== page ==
Brain drain in Northern Ireland much worse than in the Republic

Permanent migration of graduates has had serious negative impact on North’s economy

Queen’s University Belfast. In  recent years, the impact of emigration on Northern Irish society and the economy has been more negative than in the Republic

Queen’s University Belfast. In recent years, the impact of emigration on Northern Irish society and the economy has been more negative than in the Republic

 

Emigration has played a huge role in moulding the Republic, affecting all aspects of society and the economy. For most of the last century, as many bright and innovative young people left, its impact was generally unfavourable. In recent decades, however, the pattern has been rather different. While many still go, most of them come back, often enriched by their experience abroad.

Northern Ireland has also been affected by its experience of emigration but, in more recent years, the impact on Northern Irish society and the economy has been more negative than in the South.

In the late 1980s, the Republic experienced a brain drain as many graduates left to find better opportunities abroad. Fears of long-term harm proved unfounded as most of them returned. In contrast, Northern Ireland has a continuing outflow of young people who never come back.

While immigrants from elsewhere replenish the numbers, the net impact of these flows is that Northern Ireland ends up with fewer people who have third-level qualifications.

Long-term effects

Details from the UK census for 2011, which show who was born in the Republic and Northern Ireland, allow us to assess some of the long-term effects of continuing migration flows. In that year, the number of over-65s born in the Republic and living in Britain was about a third of the over-65s then living in the Republic. This reflected the massive permanent emigration from here over the period 1945 to 1965, when a huge share of the young generation left, generally for good.

By contrast, over-65s from the North living in Britain accounted for just over 20 per cent of over-65s living in the North. Thus the outflow from Northern Ireland in the post-war decades had been much less, reflecting the North’s superior economic performance in the 1950s.

However, this picture of lower migration from the North is reversed when we look at younger age groups. Those aged 25-50, born in Northern Ireland, who were living in Britain in 2011, constituted 15 per cent of their home-based peers, compared to an equivalent figure of 6 per cent from the Republic. Thus in recent years the North has experienced a much larger permanent outflow to Britain than the South.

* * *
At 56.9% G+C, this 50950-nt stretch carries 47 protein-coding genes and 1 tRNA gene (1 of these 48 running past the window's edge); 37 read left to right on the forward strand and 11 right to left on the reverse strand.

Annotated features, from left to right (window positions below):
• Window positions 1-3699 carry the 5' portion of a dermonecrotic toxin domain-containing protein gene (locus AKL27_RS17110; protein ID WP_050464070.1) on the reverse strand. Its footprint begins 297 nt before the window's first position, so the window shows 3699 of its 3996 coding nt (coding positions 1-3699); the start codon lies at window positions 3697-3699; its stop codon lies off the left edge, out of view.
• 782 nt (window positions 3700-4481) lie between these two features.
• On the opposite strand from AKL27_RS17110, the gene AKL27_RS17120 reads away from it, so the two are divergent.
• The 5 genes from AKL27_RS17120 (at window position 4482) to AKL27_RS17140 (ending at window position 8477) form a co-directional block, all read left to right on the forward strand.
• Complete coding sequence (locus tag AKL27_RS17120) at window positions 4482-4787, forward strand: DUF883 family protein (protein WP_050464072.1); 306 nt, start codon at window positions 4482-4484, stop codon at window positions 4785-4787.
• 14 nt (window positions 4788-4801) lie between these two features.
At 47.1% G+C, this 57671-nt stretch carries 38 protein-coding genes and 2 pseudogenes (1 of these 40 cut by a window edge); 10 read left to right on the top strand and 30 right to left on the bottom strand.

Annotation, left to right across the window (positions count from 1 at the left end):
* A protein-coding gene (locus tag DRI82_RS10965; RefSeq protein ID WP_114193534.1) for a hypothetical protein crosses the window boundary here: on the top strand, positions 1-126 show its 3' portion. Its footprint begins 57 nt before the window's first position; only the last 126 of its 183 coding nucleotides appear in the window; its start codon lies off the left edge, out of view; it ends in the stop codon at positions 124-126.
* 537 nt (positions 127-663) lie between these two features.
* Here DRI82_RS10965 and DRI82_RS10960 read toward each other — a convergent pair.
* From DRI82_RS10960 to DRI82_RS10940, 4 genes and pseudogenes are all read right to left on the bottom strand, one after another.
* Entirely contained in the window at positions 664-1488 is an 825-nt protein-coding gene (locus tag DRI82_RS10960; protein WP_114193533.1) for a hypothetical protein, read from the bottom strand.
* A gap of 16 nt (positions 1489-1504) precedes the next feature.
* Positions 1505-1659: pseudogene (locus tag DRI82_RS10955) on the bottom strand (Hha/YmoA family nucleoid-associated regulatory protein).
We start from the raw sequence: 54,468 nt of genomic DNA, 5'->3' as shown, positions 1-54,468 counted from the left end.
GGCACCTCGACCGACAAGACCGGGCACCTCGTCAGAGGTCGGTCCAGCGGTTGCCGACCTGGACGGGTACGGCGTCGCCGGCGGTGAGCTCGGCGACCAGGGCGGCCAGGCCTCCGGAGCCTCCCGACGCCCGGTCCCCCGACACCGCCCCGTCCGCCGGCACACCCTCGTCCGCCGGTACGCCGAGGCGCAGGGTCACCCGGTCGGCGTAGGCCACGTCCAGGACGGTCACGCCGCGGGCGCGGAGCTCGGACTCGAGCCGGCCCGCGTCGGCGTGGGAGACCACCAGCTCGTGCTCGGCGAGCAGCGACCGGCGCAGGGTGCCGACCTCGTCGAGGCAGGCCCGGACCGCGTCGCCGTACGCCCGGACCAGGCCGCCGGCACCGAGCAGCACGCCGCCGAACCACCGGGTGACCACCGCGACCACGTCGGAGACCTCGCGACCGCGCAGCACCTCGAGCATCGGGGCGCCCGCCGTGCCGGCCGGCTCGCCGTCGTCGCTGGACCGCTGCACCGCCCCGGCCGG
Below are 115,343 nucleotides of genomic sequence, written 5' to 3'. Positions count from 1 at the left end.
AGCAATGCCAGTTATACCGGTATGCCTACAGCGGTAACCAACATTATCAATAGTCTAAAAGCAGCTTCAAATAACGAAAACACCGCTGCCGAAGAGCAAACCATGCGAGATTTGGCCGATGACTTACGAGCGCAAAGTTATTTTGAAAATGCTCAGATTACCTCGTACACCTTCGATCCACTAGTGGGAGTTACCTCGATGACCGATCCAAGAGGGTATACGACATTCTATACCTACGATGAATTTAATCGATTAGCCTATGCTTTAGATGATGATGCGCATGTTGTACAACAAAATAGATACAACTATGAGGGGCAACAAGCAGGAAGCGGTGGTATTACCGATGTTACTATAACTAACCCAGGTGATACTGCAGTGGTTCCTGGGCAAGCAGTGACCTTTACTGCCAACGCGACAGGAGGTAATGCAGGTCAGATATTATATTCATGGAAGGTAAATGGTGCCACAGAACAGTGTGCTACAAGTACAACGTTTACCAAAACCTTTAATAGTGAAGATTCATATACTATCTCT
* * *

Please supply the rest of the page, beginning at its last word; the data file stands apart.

Of particular concern is the high outflow from the North of those aged 15-24, with 10 per cent of the Northern-born cohort living in Britain. This reflects the fact that many young people choose to study in Britain after leaving school. This is especially significant for those teenagers from a unionist background.

Scotland is the destination for one in four of these young people, which may reflect historic ties between the North and Scotland or, more pragmatically, the lower costs of university education compared to England.

Experience suggests that those who take their undergraduate degree abroad are less likely to return than those who go to a local university. In terms of economic growth, and of the wider society, emigrating early tends to remove the most skilled, and they are then not around to contribute to the society or its politics.

Differential emigration

The data shows one in six of Northern Ireland-born graduates of working age living in England and Wales, with more living in Scotland. This shows a very considerable brain drain from Northern Ireland.

In the South, most young people do their undergraduate degree at home. Some may then migrate for work or further study. But, given their first degree is in Ireland, and that they have as a result established ties of friendship, family and community here, they are much more likely to return after a spell abroad.

The result of differential emigration is that, in the North, only a third of those in their early 30s are graduates, compared to 43 per cent in the Republic and a similar figure for mainland Britain. In addition, Northern Ireland also has a significantly higher proportion of the population in their 30s who did not complete second level.

Western economies today depend on high-skilled, especially graduate labour, for economic success. Many low-skill jobs have migrated to developing countries. The Republic’s economic success story is largely built on a well-educated workforce attracting high-skilled high-paid jobs, in technology, financial services and similar sectors.

The lower level of education in Northern Ireland, compounded by permanent outward migration of Northern-born graduates, has had a serious negative impact on that economy.

It has also contributed to a society, which is now marked by political stagnation, with no end in sight to re-establishing the Assembly.

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